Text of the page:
Most topping up on rooftops is done for two reasons: a need for additional space and the desire to live or work high above the city rooftops, closer to heaven than to other people. Dutch architecture firm designed an extension for the Didden family on top of an existing monumental house and atelier. The attic storey of the house below is extended by a sky-blue parapet. Behind it two gables of the same colour can be seen. It creates a crown on top of the monument. The extension is an example of the growing trend to exploit the urban roofscape for new living and working spaces.
The bedrooms are positioned as separate houses, optimising the privacy of every member of the family (one for parents and two adjoining children’s rooms). The houses are accessed via a suspended spiral staircase from the loft-like living room. The two spiral stairs to the two children’s houses coil around each other to form a double helix stairs. The houses are placed on the large rectilinear roof surface in such a way that they form a small number of outdoor spaces (houses, squares, streets and lanes) that make up a rooftop village.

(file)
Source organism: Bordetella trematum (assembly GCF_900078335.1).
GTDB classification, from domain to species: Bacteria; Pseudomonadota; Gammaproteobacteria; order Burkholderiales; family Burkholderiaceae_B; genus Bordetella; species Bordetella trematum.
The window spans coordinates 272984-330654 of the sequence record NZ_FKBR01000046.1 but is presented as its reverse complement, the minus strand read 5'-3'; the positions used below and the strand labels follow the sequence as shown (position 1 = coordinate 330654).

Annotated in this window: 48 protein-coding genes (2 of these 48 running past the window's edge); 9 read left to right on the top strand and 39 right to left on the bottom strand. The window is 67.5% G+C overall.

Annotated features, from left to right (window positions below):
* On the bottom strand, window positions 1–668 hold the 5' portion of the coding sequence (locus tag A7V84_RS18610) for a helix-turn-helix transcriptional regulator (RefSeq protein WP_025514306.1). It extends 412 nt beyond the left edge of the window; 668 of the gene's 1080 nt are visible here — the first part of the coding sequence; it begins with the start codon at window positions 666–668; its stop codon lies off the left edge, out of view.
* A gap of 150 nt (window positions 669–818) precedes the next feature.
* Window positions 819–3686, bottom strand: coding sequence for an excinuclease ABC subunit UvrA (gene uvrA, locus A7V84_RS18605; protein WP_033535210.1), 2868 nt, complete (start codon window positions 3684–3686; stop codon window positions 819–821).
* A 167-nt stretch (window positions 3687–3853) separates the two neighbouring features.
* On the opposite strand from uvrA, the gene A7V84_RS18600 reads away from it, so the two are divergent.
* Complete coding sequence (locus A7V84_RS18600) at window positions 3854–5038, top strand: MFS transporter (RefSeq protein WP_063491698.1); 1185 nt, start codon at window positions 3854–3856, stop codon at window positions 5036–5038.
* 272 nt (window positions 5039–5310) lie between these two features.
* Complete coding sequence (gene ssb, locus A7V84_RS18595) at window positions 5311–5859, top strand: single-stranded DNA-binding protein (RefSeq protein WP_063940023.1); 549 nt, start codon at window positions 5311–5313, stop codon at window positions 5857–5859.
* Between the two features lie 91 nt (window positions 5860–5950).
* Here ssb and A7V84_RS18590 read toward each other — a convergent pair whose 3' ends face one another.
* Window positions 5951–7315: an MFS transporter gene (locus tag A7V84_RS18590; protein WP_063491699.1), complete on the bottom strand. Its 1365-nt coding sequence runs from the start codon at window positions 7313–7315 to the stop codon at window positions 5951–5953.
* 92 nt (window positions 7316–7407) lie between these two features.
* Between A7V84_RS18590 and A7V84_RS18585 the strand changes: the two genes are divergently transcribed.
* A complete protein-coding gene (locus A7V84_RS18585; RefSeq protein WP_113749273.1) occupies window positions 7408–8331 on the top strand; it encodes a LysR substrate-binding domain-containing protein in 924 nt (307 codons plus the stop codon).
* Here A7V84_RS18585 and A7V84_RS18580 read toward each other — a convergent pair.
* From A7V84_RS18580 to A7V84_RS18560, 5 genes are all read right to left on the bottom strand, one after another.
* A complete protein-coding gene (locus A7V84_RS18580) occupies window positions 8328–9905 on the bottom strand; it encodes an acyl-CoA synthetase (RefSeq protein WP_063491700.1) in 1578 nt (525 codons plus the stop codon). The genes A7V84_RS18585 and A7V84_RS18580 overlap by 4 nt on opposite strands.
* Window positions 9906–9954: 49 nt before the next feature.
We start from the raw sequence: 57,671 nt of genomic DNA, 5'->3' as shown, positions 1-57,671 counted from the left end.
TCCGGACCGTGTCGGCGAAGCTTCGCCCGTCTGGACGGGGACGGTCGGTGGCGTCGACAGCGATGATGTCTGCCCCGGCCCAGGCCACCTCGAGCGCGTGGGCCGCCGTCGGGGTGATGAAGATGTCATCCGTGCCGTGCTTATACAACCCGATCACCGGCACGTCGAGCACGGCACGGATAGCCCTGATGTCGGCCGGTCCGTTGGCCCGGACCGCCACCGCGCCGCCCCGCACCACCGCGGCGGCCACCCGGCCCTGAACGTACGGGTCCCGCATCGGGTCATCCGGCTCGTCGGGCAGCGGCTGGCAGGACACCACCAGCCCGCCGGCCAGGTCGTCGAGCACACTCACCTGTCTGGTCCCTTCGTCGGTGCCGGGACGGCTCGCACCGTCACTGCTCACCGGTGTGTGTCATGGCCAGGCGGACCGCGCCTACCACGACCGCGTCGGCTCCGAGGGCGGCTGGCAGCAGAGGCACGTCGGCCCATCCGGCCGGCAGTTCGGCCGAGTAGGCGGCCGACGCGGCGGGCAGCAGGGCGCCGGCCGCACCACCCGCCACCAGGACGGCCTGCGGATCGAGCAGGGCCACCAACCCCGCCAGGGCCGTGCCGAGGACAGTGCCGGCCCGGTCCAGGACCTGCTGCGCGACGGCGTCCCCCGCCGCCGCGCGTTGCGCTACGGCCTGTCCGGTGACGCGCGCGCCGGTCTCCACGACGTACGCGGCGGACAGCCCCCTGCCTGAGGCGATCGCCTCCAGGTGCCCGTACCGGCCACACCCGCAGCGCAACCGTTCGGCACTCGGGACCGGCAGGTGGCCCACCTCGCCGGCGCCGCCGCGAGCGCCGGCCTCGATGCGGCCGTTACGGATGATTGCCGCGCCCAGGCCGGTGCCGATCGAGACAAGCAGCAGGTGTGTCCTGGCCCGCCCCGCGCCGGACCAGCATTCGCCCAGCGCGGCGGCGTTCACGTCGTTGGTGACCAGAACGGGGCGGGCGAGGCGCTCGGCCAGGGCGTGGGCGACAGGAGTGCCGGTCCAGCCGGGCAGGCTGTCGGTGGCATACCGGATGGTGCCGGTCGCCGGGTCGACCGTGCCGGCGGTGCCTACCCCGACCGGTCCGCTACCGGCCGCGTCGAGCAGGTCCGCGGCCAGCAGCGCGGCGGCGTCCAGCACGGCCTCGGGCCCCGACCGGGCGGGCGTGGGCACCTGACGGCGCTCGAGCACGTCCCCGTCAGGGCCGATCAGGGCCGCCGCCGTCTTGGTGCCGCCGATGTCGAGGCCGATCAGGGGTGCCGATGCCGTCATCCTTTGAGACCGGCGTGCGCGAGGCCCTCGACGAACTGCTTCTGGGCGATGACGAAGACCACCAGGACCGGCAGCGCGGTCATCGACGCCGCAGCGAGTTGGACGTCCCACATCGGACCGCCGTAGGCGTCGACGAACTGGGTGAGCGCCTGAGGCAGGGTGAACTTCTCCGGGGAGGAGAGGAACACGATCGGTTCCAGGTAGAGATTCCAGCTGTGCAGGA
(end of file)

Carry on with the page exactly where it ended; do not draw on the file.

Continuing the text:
The ‘village’ is enclosed by a parapet with windows that offer views of the street. Trees, tables, open air showers and benches added, optimising the rooftop life. By finishing all the elements with a blue poly-urethane coating a new heaven appears.
Unlike many similar projects, the Didden Village does not simply offer its owners additional living and sleeping space. It actually functions like a real small village, with alleys and courtyards equipped with benches, tables and a pool. Shoulder high parapets create the necessary air of privacy.
“The addition can be seen as a prototype for a further densification of the old and existing city. It adds a roof life to the city.” MVRDV